Bonn: German Development Institute / Deutsches Institut für Entwicklungspolitik (DIE)
To achieve the Sustainable Development Goals (SDGs) by 2030, developing countries need additional funding. Funding can come from four sources: domestic public resources (or revenues), international public resources, domestic private resources or international private resources. Of these four sources, domestic revenues from taxes and non-tax sources (e.g. profits from state-owned oil companies) are by far the most important. Tax revenues amounted to USD 4.3 trillion in 2016 for low- and middle-income countries alone, which is more than double the amount of international public and private capital these countries received in the same year. Domestic revenues have been growing in a majority of low- and lower-middle-income countries over the last 15 years. However, these increases remain insufficient to cover the financing needs of the SDGs, estimated at USD 2.5 trillion per year for developing countries, according to figures from the United Nations Conference on Trade and Development. In addition, these countries have to deal with the recent decline in financial flows from international public and private sources – a decline of 12 per cent between 2013 and 2016. As a result, many governments are under pressure to mobilise more revenues at home. What options do they have to achieve this goal?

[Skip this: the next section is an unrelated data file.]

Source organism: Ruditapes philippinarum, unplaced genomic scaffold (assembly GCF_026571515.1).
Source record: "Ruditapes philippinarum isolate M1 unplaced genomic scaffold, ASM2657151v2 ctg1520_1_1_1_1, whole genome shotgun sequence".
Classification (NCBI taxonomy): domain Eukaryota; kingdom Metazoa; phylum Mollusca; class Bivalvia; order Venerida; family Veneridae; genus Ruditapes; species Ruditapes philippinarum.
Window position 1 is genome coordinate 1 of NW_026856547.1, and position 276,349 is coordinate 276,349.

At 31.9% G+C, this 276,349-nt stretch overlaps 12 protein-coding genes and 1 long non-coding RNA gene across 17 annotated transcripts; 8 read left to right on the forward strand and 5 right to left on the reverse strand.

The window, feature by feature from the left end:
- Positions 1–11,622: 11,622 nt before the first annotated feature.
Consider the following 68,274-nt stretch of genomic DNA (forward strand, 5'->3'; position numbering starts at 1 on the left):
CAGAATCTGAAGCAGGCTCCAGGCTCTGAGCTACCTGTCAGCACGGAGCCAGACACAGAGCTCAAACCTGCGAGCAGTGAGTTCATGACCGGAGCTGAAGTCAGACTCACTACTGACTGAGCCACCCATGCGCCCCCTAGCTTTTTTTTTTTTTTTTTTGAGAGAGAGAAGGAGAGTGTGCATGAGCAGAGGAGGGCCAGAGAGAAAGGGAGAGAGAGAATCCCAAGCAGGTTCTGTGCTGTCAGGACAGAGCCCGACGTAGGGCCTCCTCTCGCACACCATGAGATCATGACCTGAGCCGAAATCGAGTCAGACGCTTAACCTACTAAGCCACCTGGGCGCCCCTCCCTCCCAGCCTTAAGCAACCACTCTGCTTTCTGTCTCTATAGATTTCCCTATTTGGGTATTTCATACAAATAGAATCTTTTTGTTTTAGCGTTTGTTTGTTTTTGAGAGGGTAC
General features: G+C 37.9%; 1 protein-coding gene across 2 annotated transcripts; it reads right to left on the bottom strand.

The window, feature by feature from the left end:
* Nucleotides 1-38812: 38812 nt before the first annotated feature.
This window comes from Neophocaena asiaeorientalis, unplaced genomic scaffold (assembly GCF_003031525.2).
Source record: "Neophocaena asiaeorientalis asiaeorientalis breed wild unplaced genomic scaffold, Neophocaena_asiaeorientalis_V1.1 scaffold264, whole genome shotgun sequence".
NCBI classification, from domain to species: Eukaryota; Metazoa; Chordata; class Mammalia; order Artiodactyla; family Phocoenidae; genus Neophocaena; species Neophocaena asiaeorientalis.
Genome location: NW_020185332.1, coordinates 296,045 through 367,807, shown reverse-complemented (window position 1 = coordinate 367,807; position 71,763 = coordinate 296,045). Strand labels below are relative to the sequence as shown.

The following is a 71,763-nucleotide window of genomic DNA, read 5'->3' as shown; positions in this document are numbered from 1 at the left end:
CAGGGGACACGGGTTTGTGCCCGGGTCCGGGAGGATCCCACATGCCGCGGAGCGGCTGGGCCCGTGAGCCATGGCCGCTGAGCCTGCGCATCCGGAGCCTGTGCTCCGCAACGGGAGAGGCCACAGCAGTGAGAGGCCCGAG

In this briefing paper, we focus on the international dimensions of the issue. We argue that governments need to act multilaterally in three key areas.
First, tax avoidance by multinational corporations (MNCs) remains a global problem, despite important progress in recent years. Though not openly illegal, tax avoidance causes considerable damage to developing countries. Poorer countries depend to a higher degree on corporate taxes than richer countries and are thus more vulnerable to these practices. International initiatives to act upon tax avoidance – for instance, by introducing a minimum tax and by taxing the digitalised economy – should take the taxation rights of poorer countries into account.
Second, fighting illegal tax evasion is another relevant topic. At an international scale, the exchange of tax-related information – for instance, on the beneficial ownership of assets – is a key factor, and developing countries need to participate in this exchange on a broad scale. This will require additional domestic and international efforts to boost capacity and credibility.
Third, governments worldwide should increase trans¬parency on their tax expenditures and dismantle those structures that prove to be either harmful or ineffective in fiscal, social or environmental terms, or create negative spillovers for other countries. As a first step, governments should agree on common reporting standards and start producing regular, public and encompassing reports on the tax expenditure schemes in place.
Evidently, this is not an agenda for individual countries or a call for unilateral action. Current approaches to international tax cooperation – mostly propelled by the Organisation for Economic Co-operation and Development (OECD) and the G20 – need to be broadened and include all countries on an equal footing; they should also be deepened to cover those aspects of taxation that are not yet being sufficiently addressed. It is also clear, however, that the degree to which developing countries will take part in international standard-setting and regulation depends to a considerable degree on their capability to push forward critical governance reforms at the domestic level.